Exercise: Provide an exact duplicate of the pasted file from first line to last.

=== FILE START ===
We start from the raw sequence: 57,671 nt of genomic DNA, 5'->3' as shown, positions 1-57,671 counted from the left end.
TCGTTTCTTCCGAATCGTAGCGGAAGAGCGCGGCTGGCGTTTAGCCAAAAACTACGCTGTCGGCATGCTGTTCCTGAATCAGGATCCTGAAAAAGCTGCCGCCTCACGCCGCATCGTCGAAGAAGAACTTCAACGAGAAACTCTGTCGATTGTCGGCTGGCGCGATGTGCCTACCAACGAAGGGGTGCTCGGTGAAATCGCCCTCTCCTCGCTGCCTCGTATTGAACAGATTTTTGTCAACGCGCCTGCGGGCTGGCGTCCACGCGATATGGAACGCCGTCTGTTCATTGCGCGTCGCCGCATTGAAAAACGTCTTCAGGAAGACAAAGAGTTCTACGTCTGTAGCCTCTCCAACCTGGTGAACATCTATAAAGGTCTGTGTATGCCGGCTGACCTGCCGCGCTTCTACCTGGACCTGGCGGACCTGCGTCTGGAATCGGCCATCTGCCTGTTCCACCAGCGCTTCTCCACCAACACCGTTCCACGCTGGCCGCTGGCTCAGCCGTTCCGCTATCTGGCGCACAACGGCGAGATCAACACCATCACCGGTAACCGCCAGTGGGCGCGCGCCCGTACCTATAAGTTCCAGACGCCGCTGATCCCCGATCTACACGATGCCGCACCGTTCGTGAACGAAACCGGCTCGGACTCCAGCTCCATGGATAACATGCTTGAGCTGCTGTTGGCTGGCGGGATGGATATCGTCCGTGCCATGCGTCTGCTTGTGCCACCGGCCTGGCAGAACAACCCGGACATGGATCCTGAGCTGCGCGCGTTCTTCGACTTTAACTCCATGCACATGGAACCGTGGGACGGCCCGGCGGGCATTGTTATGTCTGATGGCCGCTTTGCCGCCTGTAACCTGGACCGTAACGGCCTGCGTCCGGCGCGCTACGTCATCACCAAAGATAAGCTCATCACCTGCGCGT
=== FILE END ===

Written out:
We start from the raw sequence: 57,671 nt of genomic DNA, 5'->3' as shown, positions 1-57,671 counted from the left end.
TCGTTTCTTCCGAATCGTAGCGGAAGAGCGCGGCTGGCGTTTAGCCAAAAACTACGCTGTCGGCATGCTGTTCCTGAATCAGGATCCTGAAAAAGCTGCCGCCTCACGCCGCATCGTCGAAGAAGAACTTCAACGAGAAACTCTGTCGATTGTCGGCTGGCGCGATGTGCCTACCAACGAAGGGGTGCTCGGTGAAATCGCCCTCTCCTCGCTGCCTCGTATTGAACAGATTTTTGTCAACGCGCCTGCGGGCTGGCGTCCACGCGATATGGAACGCCGTCTGTTCATTGCGCGTCGCCGCATTGAAAAACGTCTTCAGGAAGACAAAGAGTTCTACGTCTGTAGCCTCTCCAACCTGGTGAACATCTATAAAGGTCTGTGTATGCCGGCTGACCTGCCGCGCTTCTACCTGGACCTGGCGGACCTGCGTCTGGAATCGGCCATCTGCCTGTTCCACCAGCGCTTCTCCACCAACACCGTTCCACGCTGGCCGCTGGCTCAGCCGTTCCGCTATCTGGCGCACAACGGCGAGATCAACACCATCACCGGTAACCGCCAGTGGGCGCGCGCCCGTACCTATAAGTTCCAGACGCCGCTGATCCCCGATCTACACGATGCCGCACCGTTCGTGAACGAAACCGGCTCGGACTCCAGCTCCATGGATAACATGCTTGAGCTGCTGTTGGCTGGCGGGATGGATATCGTCCGTGCCATGCGTCTGCTTGTGCCACCGGCCTGGCAGAACAACCCGGACATGGATCCTGAGCTGCGCGCGTTCTTCGACTTTAACTCCATGCACATGGAACCGTGGGACGGCCCGGCGGGCATTGTTATGTCTGATGGCCGCTTTGCCGCCTGTAACCTGGACCGTAACGGCCTGCGTCCGGCGCGCTACGTCATCACCAAAGATAAGCTCATCACCTGCGCGT